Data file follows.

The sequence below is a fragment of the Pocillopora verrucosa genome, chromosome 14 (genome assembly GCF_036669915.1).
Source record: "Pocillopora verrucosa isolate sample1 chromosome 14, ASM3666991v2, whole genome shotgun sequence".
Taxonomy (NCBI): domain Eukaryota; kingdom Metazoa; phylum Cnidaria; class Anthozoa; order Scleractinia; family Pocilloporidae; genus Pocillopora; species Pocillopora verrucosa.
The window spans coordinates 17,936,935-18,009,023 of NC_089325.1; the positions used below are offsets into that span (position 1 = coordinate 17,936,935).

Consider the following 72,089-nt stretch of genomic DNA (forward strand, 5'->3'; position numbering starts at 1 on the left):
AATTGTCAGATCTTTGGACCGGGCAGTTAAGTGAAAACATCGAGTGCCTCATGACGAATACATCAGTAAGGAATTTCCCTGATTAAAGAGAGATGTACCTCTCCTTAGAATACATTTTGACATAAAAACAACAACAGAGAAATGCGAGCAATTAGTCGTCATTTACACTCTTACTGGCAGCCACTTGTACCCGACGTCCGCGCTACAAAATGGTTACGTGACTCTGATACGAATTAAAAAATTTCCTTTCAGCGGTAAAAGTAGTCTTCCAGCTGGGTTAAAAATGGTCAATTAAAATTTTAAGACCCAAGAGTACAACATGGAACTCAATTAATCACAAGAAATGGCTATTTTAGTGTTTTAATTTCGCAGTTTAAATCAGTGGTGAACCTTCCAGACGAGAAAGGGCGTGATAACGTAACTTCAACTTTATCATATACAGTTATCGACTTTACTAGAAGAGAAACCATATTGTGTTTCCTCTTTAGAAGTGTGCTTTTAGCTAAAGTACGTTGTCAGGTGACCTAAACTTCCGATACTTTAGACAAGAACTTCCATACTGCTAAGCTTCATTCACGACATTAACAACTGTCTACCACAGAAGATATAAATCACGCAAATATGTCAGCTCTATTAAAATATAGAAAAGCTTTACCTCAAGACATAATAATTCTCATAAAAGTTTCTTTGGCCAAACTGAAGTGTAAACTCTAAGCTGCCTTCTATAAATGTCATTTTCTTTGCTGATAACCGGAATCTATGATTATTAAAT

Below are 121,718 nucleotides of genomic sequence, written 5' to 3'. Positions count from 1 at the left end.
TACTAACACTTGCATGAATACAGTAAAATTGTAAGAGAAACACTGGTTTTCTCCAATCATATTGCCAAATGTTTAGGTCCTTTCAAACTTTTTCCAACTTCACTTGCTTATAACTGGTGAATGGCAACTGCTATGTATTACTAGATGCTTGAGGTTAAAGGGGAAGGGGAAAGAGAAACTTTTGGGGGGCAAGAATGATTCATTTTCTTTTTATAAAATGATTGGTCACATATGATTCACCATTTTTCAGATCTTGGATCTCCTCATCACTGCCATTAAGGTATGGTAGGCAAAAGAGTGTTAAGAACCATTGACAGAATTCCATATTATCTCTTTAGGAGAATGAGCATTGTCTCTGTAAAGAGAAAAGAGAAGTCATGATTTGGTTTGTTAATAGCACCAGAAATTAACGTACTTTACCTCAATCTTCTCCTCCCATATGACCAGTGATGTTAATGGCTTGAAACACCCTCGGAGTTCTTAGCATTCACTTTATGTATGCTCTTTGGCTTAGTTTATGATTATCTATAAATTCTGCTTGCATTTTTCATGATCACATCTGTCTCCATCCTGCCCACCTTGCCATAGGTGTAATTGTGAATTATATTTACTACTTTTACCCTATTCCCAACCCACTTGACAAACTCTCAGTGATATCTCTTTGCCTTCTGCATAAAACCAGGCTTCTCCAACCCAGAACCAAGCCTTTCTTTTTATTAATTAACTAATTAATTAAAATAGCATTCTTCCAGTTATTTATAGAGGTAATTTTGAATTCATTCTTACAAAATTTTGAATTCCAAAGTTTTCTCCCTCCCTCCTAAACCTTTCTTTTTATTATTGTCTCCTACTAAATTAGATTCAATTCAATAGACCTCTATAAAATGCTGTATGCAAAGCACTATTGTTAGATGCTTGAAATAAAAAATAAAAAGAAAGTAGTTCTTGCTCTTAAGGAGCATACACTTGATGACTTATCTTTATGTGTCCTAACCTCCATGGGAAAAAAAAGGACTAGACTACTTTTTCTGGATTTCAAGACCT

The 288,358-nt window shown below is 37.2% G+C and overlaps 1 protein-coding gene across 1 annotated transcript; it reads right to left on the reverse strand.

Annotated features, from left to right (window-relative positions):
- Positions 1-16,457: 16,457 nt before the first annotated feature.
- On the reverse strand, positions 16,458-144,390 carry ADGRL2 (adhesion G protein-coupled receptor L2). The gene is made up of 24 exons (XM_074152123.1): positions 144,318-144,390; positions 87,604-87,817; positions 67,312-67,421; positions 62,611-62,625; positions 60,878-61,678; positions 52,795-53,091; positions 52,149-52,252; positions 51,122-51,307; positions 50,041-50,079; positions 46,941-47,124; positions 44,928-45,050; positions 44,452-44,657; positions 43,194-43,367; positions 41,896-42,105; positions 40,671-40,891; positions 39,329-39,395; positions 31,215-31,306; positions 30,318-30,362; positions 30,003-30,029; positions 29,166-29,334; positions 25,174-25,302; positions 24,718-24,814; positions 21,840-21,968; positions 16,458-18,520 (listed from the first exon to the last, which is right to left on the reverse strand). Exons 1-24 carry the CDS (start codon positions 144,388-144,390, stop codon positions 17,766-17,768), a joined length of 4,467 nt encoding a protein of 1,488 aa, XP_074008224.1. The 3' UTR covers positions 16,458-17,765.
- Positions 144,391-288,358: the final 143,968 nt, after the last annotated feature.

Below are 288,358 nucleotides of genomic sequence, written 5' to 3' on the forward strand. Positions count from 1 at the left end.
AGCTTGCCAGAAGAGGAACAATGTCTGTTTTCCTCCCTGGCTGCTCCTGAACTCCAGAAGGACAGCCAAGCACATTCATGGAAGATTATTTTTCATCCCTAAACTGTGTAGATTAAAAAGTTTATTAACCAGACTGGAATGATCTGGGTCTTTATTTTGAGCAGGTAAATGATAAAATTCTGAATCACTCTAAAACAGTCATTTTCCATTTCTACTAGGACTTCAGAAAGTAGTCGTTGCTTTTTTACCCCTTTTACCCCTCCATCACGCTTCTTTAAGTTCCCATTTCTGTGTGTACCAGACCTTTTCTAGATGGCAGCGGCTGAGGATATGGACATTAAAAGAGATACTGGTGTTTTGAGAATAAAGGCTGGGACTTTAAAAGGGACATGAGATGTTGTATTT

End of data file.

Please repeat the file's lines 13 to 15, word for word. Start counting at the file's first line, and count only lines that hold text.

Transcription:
- Positions 144,391-288,358: the final 143,968 nt, after the last annotated feature.

Below are 288,358 nucleotides of genomic sequence, written 5' to 3' on the forward strand. Positions count from 1 at the left end.
AGCTTGCCAGAAGAGGAACAATGTCTGTTTTCCTCCCTGGCTGCTCCTGAACTCCAGAAGGACAGCCAAGCACATTCATGGAAGATTATTTTTCATCCCTAAACTGTGTAGATTAAAAAGTTTATTAACCAGACTGGAATGATCTGGGTCTTTATTTTGAGCAGGTAAATGATAAAATTCTGAATCACTCTAAAACAGTCATTTTCCATTTCTACTAGGACTTCAGAAAGTAGTCGTTGCTTTTTTACCCCTTTTACCCCTCCATCACGCTTCTTTAAGTTCCCATTTCTGTGTGTACCAGACCTTTTCTAGATGGCAGCGGCTGAGGATATGGACATTAAAAGAGATACTGGTGTTTTGAGAATAAAGGCTGGGACTTTAAAAGGGACATGAGATGTTGTATTT